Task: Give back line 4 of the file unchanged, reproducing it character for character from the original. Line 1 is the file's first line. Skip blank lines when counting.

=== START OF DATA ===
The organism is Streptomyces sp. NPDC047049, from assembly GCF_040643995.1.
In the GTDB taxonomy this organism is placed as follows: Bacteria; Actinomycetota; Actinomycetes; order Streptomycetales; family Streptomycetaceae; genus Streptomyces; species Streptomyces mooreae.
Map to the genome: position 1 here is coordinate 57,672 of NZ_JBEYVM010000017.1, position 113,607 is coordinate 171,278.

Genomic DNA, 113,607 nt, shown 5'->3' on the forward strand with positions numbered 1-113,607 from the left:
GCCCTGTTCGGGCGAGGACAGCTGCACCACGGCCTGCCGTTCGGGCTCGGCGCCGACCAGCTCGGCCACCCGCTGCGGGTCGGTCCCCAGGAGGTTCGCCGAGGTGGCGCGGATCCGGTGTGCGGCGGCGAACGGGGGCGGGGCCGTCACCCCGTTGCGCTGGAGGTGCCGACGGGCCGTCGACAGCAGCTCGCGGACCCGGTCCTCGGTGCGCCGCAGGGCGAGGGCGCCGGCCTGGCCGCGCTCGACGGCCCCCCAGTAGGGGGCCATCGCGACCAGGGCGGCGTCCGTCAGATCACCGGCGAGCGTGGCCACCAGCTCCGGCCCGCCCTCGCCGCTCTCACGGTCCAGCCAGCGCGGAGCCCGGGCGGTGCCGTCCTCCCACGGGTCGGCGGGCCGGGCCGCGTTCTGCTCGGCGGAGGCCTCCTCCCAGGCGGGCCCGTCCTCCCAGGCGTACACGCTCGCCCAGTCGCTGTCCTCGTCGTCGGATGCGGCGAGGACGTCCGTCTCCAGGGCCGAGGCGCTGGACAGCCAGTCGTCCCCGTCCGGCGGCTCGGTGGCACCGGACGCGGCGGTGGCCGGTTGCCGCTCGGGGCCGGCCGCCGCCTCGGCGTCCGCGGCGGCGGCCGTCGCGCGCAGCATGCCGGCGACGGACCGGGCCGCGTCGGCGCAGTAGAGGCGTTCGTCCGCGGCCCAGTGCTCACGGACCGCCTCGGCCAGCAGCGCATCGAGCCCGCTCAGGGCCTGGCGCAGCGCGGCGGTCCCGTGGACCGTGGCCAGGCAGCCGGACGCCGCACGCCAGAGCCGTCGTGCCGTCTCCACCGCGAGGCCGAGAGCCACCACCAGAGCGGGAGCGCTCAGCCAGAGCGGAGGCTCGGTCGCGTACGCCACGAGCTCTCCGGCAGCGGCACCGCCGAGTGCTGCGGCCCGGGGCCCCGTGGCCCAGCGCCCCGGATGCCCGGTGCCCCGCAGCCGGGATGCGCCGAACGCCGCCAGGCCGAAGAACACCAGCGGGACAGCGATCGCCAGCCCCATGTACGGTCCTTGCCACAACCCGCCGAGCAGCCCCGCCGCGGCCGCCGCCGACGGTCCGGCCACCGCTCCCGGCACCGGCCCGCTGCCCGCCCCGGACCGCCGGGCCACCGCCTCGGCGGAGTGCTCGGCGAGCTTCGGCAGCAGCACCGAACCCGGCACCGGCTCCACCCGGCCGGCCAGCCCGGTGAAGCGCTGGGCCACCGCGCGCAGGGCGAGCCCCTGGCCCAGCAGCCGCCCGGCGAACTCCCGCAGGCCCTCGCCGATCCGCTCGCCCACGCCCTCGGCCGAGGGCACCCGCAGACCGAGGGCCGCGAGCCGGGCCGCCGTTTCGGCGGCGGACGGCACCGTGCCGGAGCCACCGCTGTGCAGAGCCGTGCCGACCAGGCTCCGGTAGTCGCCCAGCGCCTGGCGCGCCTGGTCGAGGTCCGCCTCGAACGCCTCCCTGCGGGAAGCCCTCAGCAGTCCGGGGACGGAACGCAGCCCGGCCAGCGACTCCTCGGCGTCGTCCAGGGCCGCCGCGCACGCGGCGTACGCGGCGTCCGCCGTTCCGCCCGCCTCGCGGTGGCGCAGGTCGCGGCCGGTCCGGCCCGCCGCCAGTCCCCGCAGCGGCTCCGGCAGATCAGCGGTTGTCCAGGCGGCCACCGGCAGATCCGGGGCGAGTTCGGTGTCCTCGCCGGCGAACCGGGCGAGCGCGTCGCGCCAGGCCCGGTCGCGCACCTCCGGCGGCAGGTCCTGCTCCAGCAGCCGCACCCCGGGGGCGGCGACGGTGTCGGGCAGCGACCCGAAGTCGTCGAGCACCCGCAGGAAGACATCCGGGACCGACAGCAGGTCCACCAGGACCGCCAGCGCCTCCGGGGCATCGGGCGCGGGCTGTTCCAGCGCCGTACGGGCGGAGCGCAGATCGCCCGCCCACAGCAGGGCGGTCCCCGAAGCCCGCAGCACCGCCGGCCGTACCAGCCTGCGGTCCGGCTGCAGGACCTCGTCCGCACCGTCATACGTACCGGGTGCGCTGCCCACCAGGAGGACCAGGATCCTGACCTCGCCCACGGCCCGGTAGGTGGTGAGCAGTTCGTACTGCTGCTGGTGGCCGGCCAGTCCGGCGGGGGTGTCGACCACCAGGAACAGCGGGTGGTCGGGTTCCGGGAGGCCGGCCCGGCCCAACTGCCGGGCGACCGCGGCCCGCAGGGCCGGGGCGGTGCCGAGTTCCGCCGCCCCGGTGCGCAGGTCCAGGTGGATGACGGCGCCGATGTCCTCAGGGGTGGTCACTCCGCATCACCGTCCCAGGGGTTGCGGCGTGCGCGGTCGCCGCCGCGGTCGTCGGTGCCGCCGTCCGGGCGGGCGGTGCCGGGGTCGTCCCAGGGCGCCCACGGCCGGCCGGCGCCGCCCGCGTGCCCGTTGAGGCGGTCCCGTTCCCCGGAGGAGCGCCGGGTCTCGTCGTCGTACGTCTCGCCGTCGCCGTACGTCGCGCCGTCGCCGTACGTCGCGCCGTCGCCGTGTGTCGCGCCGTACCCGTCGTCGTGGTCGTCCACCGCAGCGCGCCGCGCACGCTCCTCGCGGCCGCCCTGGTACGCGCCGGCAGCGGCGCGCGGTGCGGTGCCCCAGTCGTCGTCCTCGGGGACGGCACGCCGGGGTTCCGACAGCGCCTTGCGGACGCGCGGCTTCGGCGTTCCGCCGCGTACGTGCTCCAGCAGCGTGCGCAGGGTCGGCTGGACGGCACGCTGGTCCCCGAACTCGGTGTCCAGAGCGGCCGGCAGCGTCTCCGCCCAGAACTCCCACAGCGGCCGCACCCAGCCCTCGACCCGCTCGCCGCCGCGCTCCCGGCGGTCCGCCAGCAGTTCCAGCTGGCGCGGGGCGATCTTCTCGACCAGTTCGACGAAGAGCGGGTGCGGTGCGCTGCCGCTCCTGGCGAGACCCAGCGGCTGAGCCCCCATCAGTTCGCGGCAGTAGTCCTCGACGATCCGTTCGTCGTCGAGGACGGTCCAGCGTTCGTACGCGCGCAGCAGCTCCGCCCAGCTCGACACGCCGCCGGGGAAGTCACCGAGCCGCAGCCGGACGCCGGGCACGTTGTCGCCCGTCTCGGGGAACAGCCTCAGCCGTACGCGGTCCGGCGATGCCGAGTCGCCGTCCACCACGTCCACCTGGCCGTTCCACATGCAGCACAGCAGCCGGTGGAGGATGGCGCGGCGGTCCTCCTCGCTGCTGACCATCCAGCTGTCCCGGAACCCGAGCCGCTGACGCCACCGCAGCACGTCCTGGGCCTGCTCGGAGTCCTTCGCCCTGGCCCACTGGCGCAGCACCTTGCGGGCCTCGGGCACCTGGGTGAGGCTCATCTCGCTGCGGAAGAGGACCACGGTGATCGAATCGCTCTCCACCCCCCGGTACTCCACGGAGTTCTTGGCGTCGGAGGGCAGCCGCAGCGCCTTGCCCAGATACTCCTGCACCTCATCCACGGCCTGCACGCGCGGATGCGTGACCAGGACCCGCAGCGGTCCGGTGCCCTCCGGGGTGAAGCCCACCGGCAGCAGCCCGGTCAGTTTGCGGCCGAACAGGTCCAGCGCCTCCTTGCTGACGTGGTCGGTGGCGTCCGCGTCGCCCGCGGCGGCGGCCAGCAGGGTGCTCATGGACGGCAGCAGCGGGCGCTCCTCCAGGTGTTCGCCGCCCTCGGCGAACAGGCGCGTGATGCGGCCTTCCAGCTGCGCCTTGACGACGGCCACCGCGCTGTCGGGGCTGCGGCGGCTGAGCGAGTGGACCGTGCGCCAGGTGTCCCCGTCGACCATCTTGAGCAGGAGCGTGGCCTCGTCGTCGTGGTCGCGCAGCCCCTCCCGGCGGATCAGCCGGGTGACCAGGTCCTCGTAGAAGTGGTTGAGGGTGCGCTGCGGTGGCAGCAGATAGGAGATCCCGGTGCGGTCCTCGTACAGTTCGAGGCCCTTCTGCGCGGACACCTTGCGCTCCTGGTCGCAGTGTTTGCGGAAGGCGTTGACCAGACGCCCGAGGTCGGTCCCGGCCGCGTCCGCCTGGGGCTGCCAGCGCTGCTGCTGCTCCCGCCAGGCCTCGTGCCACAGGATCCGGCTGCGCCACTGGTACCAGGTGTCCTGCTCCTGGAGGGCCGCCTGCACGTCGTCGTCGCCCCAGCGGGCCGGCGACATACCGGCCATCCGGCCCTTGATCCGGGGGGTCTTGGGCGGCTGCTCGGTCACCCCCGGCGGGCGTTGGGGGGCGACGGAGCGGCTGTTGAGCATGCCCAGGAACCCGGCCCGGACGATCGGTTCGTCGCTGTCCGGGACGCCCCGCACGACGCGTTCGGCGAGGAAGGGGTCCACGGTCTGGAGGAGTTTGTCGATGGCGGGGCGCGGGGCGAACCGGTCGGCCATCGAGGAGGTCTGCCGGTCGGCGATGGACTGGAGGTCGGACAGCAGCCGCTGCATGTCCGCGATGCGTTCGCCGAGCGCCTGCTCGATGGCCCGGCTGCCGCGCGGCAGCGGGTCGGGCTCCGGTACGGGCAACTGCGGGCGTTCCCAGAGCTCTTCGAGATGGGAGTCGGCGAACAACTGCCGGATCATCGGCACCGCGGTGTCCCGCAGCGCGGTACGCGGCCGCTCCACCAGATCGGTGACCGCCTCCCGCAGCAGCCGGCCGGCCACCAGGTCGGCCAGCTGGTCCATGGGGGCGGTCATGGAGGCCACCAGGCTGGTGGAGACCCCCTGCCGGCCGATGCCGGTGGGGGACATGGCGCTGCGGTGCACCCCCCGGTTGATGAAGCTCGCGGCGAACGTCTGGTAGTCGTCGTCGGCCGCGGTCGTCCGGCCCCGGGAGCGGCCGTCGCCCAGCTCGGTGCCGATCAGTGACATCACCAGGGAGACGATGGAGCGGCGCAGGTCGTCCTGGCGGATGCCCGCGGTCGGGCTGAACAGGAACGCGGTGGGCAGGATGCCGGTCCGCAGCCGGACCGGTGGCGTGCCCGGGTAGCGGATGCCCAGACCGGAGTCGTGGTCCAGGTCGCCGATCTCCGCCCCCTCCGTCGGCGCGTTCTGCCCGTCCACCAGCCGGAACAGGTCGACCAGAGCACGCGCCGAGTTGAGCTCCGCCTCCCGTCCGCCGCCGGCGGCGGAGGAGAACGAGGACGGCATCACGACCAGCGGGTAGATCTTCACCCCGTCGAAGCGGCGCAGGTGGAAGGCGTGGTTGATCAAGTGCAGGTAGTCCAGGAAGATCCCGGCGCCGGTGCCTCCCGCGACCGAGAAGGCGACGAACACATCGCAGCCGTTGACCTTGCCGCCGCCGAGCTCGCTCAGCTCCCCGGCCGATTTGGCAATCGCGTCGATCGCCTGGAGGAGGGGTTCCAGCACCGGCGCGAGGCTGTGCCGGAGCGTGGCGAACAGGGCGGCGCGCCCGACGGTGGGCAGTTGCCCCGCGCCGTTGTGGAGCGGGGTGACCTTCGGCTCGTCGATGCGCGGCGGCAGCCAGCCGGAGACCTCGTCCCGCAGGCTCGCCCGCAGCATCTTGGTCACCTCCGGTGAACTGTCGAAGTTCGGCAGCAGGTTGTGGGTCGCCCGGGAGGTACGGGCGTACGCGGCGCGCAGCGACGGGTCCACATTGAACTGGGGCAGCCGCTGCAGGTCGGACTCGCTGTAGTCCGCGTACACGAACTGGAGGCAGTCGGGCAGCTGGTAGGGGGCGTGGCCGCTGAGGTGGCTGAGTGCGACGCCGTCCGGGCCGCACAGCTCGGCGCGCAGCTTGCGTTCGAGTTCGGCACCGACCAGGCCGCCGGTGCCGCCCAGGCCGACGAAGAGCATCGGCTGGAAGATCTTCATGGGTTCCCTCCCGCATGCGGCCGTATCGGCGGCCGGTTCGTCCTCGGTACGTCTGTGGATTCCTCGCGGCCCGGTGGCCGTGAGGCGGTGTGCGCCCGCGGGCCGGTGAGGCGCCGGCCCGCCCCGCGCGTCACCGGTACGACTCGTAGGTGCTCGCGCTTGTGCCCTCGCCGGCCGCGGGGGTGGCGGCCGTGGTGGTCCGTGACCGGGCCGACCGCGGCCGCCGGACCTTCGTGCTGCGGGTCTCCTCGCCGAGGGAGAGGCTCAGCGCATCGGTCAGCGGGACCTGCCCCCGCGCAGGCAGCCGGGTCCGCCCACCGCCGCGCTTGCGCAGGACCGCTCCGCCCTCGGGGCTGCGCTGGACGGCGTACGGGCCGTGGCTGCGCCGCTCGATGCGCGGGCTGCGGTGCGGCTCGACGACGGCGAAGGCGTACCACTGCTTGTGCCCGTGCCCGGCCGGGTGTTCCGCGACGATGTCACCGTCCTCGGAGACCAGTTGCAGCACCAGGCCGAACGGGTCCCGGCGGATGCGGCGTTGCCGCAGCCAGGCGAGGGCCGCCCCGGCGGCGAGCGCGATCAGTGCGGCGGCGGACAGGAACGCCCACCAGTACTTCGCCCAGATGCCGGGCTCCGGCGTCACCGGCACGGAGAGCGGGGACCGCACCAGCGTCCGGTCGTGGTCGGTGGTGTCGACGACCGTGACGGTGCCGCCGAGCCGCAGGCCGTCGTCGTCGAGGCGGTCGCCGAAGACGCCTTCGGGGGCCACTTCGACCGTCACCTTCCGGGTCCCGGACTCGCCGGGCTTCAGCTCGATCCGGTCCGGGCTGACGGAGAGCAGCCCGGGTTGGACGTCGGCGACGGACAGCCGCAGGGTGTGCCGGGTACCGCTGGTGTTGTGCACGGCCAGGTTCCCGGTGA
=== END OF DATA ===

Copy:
Genomic DNA, 113,607 nt, shown 5'->3' on the forward strand with positions numbered 1-113,607 from the left: